In Church Street was the Chemical Works; they threw out a yellow dust which settled on the pavements, roads and gardens, and gave off a smell of sulphur. On Low Road opposite my school was the Hygenol Soap Works where they manufactured disinfectants, polish and soap. A little further along the road was the Coglan Iron and Steel Works, giving out loud sounds of metal being beaten by trip hammers.

The Wireworks and the Nail Mill with machines working loudly were on Penny Hill, and on the wind came the smell of fish and leather from the Fish Canneries and Tanneries just over Balm Road Bridge.

Down At The Black Dog

Most of the Irish who made their lives in 19th century Leeds lived on the Bank. It was one of the poorest areas of the town, a hill of land that looked down towards the canal and the river from the north. They lived in the worst quality housing – a report following a cholera outbreak there in the 1830s started the entire idea of public health in Leeds.

It wasn’t a place for ambition. It wasn’t much of a place for hope/ The chance of getting off the Bank was small. It was probably better for girls if they went to become maids. And mills or maids was as far as opportunity extended when they left school aged nine. Mill generally meant Black Dog, located on the Bank, most of whose workers were first or second-generation Irish.

 

On Monday morning when she comes in/ She hangs her coat on the highest pin/ Turns around for to view her frames/ Shouting, “Damn you, doffers, tie up your ends.”

Nine years old, me first day at the mill and I was shivering like I might die. I swear, I’d never known cold like having me bare feet on that floor. I can still feel it now. Doffing girls, that’s what we were. When a thread on the loom ran out we had to duck under the machine, quick like. No shoes or stockings allowed, to make sure we didn’t slip. Take off the old bobbin and put on a new one. And all the while the mistress is yelling at you to go faster, and you’re nipping in and out of machines that feel like they’re alive. You’re that terrified you can hardly hold the bobbin, let alone do owt with it.

Black dog

Black Dog Mill in the background

The first morning, all the girls from my class were on our way there. Me and Mary McLaughlin from across the road, holding hands as we walked. We were too scared to speak, although we’d always known it was coming.  Mary Dawson, Kathleen Cook, Eileen O’Toole, Jane Clark. They lined us up like they’d always been expecting us and took us inside. Off with the shoes, off the stockings. We knew what would happen. Lasses who’d done it the year before had loved every minute of telling us. But words…it’s never the same as when it’s real, is it? They marched us to where we’d work, a few in this room, a few in that. I was shaking.

But no one had said anything about the noise. It was all around, it seemed to fill you until you felt it in your chest and in your head and you were part of it. The doffing mistress told us what to do, she was tapping a quirt against her leg. One of the older girls showed us the job, darting in and out like it was nothing. Work a child could manage, that’s what they said. Happen that’s why it paid next to nowt. That was how you started. As long as you were small and nimble, and you didn’t get killed or maimed by the machine you could end up running the loom one day.

The mistress would beat us if we were too slow, the overseer would take his belt to us if we didn’t obey. All that for a few coppers a day. That’s how it was. Who were we to think it could be any different? We had to stand there, wait for the word then run. Two weeks on the job and I was looking after ten machines, slipping here and there, like I’d been doing it all me life. Then I’d stand again until my legs were aching and my knees hurt. Never a chance to sit. And in the air were all the little bits of this and that. They caught in your throat and made it dry, they made you cough, but there wasn’t any water for us to drink. No nowt. Why bother? We were muck.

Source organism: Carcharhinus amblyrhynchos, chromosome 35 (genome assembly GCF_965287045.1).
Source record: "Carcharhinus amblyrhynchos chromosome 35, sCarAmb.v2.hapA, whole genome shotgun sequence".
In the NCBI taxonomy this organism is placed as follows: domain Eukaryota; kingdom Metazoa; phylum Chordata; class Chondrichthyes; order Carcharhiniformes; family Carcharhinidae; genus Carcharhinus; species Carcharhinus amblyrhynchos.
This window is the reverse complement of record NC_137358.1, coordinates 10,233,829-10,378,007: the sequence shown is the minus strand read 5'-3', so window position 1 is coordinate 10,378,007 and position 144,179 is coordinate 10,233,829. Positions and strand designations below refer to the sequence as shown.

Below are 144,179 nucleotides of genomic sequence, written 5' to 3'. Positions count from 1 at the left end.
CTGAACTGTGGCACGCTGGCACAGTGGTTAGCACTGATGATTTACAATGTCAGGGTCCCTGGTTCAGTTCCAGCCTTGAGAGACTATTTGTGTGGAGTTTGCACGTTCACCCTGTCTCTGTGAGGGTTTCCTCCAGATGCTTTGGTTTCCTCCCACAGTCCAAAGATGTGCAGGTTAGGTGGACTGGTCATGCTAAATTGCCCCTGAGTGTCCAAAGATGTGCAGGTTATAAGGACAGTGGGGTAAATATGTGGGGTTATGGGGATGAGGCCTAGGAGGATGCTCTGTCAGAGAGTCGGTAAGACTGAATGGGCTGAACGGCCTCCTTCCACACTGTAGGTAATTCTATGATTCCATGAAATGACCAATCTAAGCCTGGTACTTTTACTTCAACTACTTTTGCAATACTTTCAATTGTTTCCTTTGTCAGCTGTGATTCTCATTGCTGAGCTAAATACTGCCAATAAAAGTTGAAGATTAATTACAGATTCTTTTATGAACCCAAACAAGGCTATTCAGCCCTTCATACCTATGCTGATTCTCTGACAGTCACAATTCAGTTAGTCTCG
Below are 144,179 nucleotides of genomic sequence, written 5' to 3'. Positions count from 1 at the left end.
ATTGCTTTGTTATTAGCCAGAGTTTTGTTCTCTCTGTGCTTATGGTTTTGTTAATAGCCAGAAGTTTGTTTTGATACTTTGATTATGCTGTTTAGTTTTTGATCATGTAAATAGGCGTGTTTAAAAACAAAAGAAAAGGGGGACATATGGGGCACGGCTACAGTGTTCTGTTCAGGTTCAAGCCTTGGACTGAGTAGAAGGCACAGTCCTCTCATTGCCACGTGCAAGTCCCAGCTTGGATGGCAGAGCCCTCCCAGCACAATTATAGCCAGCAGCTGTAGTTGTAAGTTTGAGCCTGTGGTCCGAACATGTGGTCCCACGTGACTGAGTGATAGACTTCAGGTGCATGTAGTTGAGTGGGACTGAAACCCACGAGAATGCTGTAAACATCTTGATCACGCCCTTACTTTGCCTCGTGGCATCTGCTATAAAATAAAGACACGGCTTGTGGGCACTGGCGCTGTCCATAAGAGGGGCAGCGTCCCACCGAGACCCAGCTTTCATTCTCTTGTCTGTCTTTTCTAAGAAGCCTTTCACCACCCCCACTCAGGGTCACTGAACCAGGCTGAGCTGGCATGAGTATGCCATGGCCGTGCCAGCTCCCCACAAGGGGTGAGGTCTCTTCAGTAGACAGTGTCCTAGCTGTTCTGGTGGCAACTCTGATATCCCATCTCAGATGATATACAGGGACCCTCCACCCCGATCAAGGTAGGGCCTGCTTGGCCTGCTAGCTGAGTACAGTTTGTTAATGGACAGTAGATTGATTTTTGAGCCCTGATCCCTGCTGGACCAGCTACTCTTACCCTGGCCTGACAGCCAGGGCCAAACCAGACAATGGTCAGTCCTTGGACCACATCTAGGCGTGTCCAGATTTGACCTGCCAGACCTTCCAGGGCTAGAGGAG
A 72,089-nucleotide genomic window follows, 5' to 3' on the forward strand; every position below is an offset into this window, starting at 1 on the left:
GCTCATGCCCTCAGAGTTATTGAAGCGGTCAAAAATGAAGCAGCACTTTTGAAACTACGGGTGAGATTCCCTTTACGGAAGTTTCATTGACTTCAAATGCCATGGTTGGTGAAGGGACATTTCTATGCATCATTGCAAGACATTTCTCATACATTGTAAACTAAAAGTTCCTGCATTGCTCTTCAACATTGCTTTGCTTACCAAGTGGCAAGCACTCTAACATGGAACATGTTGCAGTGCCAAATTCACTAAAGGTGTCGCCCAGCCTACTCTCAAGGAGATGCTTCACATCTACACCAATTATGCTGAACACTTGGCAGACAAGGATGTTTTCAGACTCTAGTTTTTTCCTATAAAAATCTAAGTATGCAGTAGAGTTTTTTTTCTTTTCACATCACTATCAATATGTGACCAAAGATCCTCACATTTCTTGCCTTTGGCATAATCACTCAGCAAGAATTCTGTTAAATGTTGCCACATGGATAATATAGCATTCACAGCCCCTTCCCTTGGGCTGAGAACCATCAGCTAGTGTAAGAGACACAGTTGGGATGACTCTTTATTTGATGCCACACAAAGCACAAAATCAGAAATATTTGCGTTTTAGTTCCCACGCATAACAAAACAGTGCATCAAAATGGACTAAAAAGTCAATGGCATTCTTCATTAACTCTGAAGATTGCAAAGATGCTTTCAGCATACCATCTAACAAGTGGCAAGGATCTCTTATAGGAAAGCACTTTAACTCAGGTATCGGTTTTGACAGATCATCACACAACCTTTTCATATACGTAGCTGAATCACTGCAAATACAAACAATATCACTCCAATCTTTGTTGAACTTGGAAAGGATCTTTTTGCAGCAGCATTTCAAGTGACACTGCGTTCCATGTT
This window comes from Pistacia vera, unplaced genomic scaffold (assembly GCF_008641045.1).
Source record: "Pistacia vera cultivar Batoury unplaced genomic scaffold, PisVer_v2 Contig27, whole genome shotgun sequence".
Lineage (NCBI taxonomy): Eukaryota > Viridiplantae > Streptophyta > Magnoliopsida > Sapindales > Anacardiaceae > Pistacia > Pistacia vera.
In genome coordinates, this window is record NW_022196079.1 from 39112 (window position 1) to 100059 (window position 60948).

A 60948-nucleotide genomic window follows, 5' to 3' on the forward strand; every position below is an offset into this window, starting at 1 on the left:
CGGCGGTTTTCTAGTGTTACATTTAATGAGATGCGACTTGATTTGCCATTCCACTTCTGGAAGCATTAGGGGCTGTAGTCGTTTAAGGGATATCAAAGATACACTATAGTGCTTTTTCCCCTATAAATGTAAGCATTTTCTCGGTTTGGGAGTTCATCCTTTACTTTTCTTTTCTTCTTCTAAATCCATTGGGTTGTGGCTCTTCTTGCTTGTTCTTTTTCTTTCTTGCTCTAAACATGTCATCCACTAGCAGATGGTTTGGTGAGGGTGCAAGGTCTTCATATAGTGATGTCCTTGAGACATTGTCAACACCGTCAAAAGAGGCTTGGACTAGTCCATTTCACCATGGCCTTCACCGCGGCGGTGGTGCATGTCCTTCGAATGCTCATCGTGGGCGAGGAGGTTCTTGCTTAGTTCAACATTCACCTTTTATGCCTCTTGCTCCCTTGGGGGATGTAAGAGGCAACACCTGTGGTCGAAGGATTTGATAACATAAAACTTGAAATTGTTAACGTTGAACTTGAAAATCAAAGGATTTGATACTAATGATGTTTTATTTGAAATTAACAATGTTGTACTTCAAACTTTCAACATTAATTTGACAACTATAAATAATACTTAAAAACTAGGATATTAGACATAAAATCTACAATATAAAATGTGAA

Me mam had been at Black Dog. Her and all the other women around. Started there when she were nine, same as me. But they let her go a few months before I began. All those little things in the air…she’d taken in so many that she could hardly breathe any more, let alone do a day’s work. They couldn’t get their moneysworth out of her anymore, so they sacked her. Like I said, muck. Two a penny. If we became a problem they could throw us away and get another. There were always more.

Never had a doctor out to her. We didn’t have the brass. What could he have done, anyway? Nigh on twenty year of being there six days a week, breathing in all that dust, those little bits… it were too late. Wasn’t like she was the first; too many of them had been taken that way over the years. You saw them on the streets, wheezing as they tried to move. Couldn’t even walk to the shop and back without stopping every ten yards. That was my mam. Look at her and you’d think she was sixty. But she wun’t even forty. That’s what the mill done to her. Six month after they got rid, she was dead, and she’d not had one single day of joy.

It was Sunday morning. Me da was downstairs, just sitting, not saying a word. Me, I was by the bed, holding her hand and watching her drown from everything in her lungs. And I couldn’t do a thing to stop it. I could hear the bells ringing for Communion at Mount St. Mary’s. I had me hand behind her back to help her sit up, so she might last a few minutes longer. But she didn’t couldn’t even find the breath to speak. Just this look in her eyes, like she was pleading. Then she couldn’t breathe at all. The funeral were Tuesday. I had to beg for an afternoon off to go. Beg to go to me own mother’s funeral.